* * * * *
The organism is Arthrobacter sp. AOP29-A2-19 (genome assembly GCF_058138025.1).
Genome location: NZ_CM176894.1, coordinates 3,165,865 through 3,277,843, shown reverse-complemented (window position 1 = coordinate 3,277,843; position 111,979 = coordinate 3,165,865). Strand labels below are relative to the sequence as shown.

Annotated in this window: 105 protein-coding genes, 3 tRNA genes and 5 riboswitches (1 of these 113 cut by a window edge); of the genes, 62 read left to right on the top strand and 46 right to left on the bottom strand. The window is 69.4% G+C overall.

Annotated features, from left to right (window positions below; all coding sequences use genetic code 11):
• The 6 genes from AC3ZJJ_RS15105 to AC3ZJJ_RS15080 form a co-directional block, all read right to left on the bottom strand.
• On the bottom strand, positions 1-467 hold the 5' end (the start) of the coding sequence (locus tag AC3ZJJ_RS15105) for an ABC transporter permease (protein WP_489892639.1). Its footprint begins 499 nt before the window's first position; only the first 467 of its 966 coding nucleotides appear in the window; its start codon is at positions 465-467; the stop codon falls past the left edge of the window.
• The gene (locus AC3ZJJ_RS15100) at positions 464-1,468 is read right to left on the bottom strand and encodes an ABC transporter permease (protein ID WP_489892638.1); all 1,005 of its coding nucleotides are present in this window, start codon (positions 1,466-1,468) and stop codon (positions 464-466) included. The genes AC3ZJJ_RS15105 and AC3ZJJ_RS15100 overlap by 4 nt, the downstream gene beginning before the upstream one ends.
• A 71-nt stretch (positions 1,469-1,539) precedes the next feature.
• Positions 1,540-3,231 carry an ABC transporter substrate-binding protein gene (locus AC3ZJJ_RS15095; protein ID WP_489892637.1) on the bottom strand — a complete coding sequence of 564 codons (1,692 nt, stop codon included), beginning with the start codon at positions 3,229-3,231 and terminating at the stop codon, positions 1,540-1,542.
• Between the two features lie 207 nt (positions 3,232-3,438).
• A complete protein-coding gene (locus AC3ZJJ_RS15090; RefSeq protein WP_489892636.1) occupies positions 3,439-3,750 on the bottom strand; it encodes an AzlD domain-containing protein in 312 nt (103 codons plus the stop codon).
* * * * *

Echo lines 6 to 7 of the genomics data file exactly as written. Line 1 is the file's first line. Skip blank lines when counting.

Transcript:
• On the bottom strand, positions 1-467 hold the 5' end (the start) of the coding sequence (locus tag AC3ZJJ_RS15105) for an ABC transporter permease (protein WP_489892639.1). Its footprint begins 499 nt before the window's first position; only the first 467 of its 966 coding nucleotides appear in the window; its start codon is at positions 465-467; the stop codon falls past the left edge of the window.
• The gene (locus AC3ZJJ_RS15100) at positions 464-1,468 is read right to left on the bottom strand and encodes an ABC transporter permease (protein ID WP_489892638.1); all 1,005 of its coding nucleotides are present in this window, start codon (positions 1,466-1,468) and stop codon (positions 464-466) included. The genes AC3ZJJ_RS15105 and AC3ZJJ_RS15100 overlap by 4 nt, the downstream gene beginning before the upstream one ends.